Today, 64% of media companies operate a digital agency with a dedicated staff with Hubbard Radio’s 2060 Digital, Townsquare Interactive and Salem Media Group’s Salem Surround among those created by radio companies to work with clients regardless of whether they buy radio ads or not. The opportunities for these units continue to expand. A new report from Borrell Associates estimates $748 billion will be spent on digital services this year.
“Businesses now spend more than twice as much on digital marketing services as they do on advertising, which has existed for generations,” it says. “Considering that the digital services industry didn’t exist a generation ago, its growth has been extraordinary.”
The most money that will be spent is on web hosting services, which companies are expected to spend $159.1 million on this year. Search engine optimization or SEO is second at $101.8 million. It is followed by website design at $84.1 million and social media management at $70.6 million.
“While web hosting is usually the largest expense and typically accounts for one-fourth of total budgets, it’s not always the case,” says the report. “Also, the top three types of spending after hosting vary. For instance, real estate brokerage firms, agents, and developers spend their second-largest amount on SEO, while car dealerships spend it on video production.”
For reps looking to enlist clients, the richest opportunity likely lies with the local real estate agent. Not only is the house market overheated, but Borrell says real estate is the largest category for spending on digital services at $42 billion. Auto dealers and dealer groups are the second largest at $38.9 billion. And while the auto category is the top spending for online video production, restaurants and bars focus their digital spending more on web design, social media, and SEO. Borrell says during the pandemic, eating and drinking establishments have tapped into the social conservations to allow customers to dine out virtually. They have also needed to do more mundane tasks such as frequently update their hours of operation, delivery options, seating limitations, mask requirements, and online ordering.
Radio stations are audio experts, but Borrell’s data suggests positioning a cluster’s digital capabilities beyond that may be well-advised. That’s because Borrell’s Local Advertiser Survey conducted last fall found 11% of local advertisers said they expect to buy online audio or podcast advertising in 2021. That is up slightly from the 10% who said they used online audio in 2020. And of the one in ten that did place ads on a streaming service or podcast last year, the survey says they spent an average of $27,073.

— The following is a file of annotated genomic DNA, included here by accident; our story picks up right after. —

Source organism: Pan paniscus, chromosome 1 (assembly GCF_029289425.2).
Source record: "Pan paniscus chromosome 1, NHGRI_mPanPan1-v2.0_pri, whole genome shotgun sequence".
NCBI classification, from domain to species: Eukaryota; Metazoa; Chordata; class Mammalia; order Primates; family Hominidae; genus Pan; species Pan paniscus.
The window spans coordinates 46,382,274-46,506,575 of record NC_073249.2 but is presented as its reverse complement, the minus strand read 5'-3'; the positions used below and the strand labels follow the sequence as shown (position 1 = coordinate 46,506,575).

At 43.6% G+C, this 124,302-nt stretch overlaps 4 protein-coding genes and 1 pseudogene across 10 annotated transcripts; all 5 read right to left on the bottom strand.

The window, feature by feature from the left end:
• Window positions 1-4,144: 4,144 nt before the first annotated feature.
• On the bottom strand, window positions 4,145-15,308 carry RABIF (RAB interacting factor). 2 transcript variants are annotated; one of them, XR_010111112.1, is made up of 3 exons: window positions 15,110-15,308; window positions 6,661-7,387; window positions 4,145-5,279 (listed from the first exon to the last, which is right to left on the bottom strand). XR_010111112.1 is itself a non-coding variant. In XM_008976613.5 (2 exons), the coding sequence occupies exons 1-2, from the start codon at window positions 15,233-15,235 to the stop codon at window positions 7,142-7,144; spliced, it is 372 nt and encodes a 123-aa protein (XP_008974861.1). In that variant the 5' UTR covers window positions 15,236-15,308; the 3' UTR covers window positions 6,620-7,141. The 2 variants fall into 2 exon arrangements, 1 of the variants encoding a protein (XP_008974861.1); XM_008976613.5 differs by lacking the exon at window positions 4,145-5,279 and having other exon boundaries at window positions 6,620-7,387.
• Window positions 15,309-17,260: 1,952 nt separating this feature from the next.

“Though headlines make it appear podcasting is booming everywhere, it’s more of a national phenomenon. At the local level, streaming audio and podcasting continues to see low utilization,” says the report.
Yet the numbers also point to an opportunity for radio’s digital services teams. Borrell says 27% of those audio users said they developed and posted their own podcast last year with nearly half reporting they had someone on their own staff manage the project.
Borrell estimates local media companies operated 2,500 digital agencies across the U.S. last year and it expects that number to peak at about 2,600 this year. “Media agencies are likely to have reached a saturation point, with nearly two-thirds of all local media entities operating one and the other one-third not interested in doing so,” it says.
The report also says others, especially those without significant digital offerings, are likely to shut down, continuing a decade-long trend. But in their place, it expects to see more boutique niche agencies open in the coming years focused on specific services.
As competition heats up from independent agencies, many of whom will compete by creating category-specific or product-specific niches, Borrell says digital sales teams that have the best chance of succeeding are those that are scaling their business into a strategic competitive advantage by being able to serve both large and small customers with a broad array of product offerings.
“Media-sponsored digital agencies are likely to compete via differentiation,” its report predicts. “They will be experts at delivering marketing messages across multiple platforms – not just digital – to targeted audiences within a specific geographic area.” By doing so, Borrell thinks their revenues are likely to be “far larger” than the $3.3 million that the average independent digital agency bills today.
Read the full Scaling Digital Agencies report and register for a July 21 webinar on its findings HERE.